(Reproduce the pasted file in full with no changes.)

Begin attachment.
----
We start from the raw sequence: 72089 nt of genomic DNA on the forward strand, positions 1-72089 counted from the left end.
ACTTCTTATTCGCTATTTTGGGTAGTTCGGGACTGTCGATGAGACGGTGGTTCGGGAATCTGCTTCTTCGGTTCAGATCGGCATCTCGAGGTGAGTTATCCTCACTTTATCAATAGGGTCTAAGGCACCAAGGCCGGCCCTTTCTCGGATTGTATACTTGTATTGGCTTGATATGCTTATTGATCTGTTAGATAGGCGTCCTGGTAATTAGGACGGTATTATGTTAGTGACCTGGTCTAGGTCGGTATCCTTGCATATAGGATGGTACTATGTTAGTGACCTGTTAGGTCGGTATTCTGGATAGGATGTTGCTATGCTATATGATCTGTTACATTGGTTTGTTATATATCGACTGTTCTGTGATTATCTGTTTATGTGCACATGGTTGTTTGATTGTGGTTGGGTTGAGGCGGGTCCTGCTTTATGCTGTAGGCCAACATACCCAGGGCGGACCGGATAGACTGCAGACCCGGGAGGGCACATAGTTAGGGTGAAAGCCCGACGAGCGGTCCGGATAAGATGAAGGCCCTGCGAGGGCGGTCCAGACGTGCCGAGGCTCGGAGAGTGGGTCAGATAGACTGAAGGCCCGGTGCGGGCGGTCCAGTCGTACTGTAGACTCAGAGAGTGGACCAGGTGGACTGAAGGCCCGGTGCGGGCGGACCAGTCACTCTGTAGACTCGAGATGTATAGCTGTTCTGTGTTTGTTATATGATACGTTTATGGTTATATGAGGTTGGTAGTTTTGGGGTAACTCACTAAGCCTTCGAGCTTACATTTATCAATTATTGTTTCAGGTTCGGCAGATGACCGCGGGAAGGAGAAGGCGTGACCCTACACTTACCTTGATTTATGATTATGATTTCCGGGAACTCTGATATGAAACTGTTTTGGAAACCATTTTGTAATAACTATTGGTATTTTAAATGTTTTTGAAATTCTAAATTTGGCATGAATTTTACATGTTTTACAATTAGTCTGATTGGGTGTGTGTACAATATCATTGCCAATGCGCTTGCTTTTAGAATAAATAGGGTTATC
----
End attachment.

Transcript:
We start from the raw sequence: 72089 nt of genomic DNA on the forward strand, positions 1-72089 counted from the left end.
ACTTCTTATTCGCTATTTTGGGTAGTTCGGGACTGTCGATGAGACGGTGGTTCGGGAATCTGCTTCTTCGGTTCAGATCGGCATCTCGAGGTGAGTTATCCTCACTTTATCAATAGGGTCTAAGGCACCAAGGCCGGCCCTTTCTCGGATTGTATACTTGTATTGGCTTGATATGCTTATTGATCTGTTAGATAGGCGTCCTGGTAATTAGGACGGTATTATGTTAGTGACCTGGTCTAGGTCGGTATCCTTGCATATAGGATGGTACTATGTTAGTGACCTGTTAGGTCGGTATTCTGGATAGGATGTTGCTATGCTATATGATCTGTTACATTGGTTTGTTATATATCGACTGTTCTGTGATTATCTGTTTATGTGCACATGGTTGTTTGATTGTGGTTGGGTTGAGGCGGGTCCTGCTTTATGCTGTAGGCCAACATACCCAGGGCGGACCGGATAGACTGCAGACCCGGGAGGGCACATAGTTAGGGTGAAAGCCCGACGAGCGGTCCGGATAAGATGAAGGCCCTGCGAGGGCGGTCCAGACGTGCCGAGGCTCGGAGAGTGGGTCAGATAGACTGAAGGCCCGGTGCGGGCGGTCCAGTCGTACTGTAGACTCAGAGAGTGGACCAGGTGGACTGAAGGCCCGGTGCGGGCGGACCAGTCACTCTGTAGACTCGAGATGTATAGCTGTTCTGTGTTTGTTATATGATACGTTTATGGTTATATGAGGTTGGTAGTTTTGGGGTAACTCACTAAGCCTTCGAGCTTACATTTATCAATTATTGTTTCAGGTTCGGCAGATGACCGCGGGAAGGAGAAGGCGTGACCCTACACTTACCTTGATTTATGATTATGATTTCCGGGAACTCTGATATGAAACTGTTTTGGAAACCATTTTGTAATAACTATTGGTATTTTAAATGTTTTTGAAATTCTAAATTTGGCATGAATTTTACATGTTTTACAATTAGTCTGATTGGGTGTGTGTACAATATCATTGCCAATGCGCTTGCTTTTAGAATAAATAGGGTTATC